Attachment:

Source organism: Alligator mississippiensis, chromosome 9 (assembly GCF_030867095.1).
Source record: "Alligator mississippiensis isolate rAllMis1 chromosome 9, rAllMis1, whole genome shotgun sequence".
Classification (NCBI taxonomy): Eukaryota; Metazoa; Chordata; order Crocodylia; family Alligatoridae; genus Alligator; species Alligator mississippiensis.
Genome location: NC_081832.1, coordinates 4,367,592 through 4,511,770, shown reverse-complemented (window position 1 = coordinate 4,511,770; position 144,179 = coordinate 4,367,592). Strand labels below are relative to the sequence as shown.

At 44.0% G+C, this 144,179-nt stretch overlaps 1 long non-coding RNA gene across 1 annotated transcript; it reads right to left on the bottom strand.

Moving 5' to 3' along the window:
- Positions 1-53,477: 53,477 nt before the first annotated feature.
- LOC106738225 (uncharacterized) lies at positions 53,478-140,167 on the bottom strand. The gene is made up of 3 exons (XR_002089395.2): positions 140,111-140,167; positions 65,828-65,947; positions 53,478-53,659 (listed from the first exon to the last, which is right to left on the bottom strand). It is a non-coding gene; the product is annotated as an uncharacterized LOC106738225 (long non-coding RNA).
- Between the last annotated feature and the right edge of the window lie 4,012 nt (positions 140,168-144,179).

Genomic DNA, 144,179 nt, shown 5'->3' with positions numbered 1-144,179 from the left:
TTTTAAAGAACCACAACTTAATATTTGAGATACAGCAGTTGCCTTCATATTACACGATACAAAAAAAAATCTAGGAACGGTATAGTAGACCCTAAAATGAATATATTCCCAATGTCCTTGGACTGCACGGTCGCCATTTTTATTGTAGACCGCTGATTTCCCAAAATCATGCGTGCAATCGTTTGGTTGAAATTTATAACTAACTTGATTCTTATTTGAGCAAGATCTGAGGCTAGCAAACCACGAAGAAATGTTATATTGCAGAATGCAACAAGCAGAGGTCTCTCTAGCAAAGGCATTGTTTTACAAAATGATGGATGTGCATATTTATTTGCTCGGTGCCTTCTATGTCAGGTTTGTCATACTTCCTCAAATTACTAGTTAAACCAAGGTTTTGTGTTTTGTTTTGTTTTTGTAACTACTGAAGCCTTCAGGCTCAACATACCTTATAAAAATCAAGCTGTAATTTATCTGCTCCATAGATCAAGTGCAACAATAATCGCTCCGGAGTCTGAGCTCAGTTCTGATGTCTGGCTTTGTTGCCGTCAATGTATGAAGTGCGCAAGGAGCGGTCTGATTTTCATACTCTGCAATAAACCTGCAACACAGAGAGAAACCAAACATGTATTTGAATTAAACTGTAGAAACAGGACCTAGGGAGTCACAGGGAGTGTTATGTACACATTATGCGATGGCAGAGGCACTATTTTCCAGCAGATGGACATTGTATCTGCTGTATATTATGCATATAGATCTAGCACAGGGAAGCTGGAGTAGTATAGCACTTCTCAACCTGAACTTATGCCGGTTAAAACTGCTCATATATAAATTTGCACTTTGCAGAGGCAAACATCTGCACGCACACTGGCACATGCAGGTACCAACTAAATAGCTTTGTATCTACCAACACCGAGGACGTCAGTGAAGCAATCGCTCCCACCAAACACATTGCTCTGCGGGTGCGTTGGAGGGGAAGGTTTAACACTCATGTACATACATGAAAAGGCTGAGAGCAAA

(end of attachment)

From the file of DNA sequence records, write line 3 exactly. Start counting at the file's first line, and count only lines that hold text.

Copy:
Classification (NCBI taxonomy): Eukaryota; Metazoa; Chordata; order Crocodylia; family Alligatoridae; genus Alligator; species Alligator mississippiensis.